Back Door Tri-Fold PageI've had some comments lately about contour drawing. I love it - it is my kind of drawing. I don't do blind contour - well, I shouldn't say I don't, but I'll get to that later.
Everyone is very different when it comes to processing information, and I think of different styles or methods of drawing and sketching preferences to be along the lines of processing information. Don't try to analyze it - just do whatever works for you.
When I'm drawing, I need to stay connected - literally. When I'm doing a contour drawing, I'm keeping my pen or pencil on the paper - even if it means I have to back-track, or if I make mistakes and have to keep correcting. I'm just moving from shape to shape, space to space, with no conscious thought as to what those shapes and spaces are - only how they relate to one another.
It ends up being an informal (sloppy?) drawing that usually gets everything in the right place. The look of it appeals to me, but I'm sure it doesn't appeal to everyone. If I need to have a "cleaner" drawing, I can use the information I have obtained from doing the contour.
When I try to do a sketchy, more precise style of drawing, I actually can't stay connected - it feels as if I am skipping around and nothing has anything to do with anything else. That's just my opinion - "real" drawing works for a LOT of people.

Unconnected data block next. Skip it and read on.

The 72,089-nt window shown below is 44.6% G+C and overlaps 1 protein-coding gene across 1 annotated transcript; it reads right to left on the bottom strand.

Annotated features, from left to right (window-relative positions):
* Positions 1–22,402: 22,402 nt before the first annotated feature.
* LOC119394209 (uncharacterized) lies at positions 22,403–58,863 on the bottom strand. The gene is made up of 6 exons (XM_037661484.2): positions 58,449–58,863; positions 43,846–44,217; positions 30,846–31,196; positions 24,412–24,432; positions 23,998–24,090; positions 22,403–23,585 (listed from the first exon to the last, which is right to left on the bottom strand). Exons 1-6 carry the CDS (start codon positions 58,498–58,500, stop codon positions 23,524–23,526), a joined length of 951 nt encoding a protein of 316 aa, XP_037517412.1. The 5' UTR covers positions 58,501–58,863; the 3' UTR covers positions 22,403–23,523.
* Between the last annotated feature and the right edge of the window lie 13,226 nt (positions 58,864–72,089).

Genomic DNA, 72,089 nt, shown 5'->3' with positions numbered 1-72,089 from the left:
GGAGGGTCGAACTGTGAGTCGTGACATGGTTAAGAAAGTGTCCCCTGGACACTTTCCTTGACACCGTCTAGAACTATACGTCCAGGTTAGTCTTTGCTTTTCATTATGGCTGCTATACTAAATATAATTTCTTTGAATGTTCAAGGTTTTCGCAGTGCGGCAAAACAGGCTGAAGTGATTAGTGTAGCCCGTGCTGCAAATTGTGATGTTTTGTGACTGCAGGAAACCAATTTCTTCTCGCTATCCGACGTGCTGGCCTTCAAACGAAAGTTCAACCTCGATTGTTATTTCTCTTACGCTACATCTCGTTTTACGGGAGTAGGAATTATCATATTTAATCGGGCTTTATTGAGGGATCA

The ideal way to do a contour is to be looking at the subject more than the paper. Some people say they draw only when they are looking at the subject. They stop drawing when they look at the paper to make sure they are making connections, and resume drawing when they look back at the subject. I may be doing that too, but haven't really thought about it when I'm drawing. I'll have to pay attention next time.
I find contour drawing helps me edit and keep things simple - I'm just moving along and only getting in the things I really want to be there. I find it pretty easy to skip over the unnecessary objects.
I'll dig out some contour drawings I have in sketchbooks, and put them in a future post. I'll also talk a bit about blind contour and why I find it useful.
Maybe contour drawing is an acquired taste, so give it a try - you might learn to love it!